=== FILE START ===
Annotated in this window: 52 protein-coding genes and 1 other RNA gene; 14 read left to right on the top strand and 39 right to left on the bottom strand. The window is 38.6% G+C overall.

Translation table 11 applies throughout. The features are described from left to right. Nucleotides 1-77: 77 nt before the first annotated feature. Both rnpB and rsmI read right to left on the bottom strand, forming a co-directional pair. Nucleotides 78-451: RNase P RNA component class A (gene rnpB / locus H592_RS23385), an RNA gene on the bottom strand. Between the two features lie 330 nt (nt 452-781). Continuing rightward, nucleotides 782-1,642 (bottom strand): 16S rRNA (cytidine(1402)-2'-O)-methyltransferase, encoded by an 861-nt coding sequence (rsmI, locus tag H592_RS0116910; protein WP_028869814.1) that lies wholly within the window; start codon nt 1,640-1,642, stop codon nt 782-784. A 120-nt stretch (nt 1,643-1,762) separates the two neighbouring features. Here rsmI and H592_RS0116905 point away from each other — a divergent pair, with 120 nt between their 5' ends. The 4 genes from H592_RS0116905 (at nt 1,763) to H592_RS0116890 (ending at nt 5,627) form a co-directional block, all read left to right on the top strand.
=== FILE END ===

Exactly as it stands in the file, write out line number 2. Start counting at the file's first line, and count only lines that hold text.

Translation table 11 applies throughout. The features are described from left to right. Nucleotides 1-77: 77 nt before the first annotated feature. Both rnpB and rsmI read right to left on the bottom strand, forming a co-directional pair. Nucleotides 78-451: RNase P RNA component class A (gene rnpB / locus H592_RS23385), an RNA gene on the bottom strand. Between the two features lie 330 nt (nt 452-781). Continuing rightward, nucleotides 782-1,642 (bottom strand): 16S rRNA (cytidine(1402)-2'-O)-methyltransferase, encoded by an 861-nt coding sequence (rsmI, locus tag H592_RS0116910; protein WP_028869814.1) that lies wholly within the window; start codon nt 1,640-1,642, stop codon nt 782-784. A 120-nt stretch (nt 1,643-1,762) separates the two neighbouring features. Here rsmI and H592_RS0116905 point away from each other — a divergent pair, with 120 nt between their 5' ends. The 4 genes from H592_RS0116905 (at nt 1,763) to H592_RS0116890 (ending at nt 5,627) form a co-directional block, all read left to right on the top strand.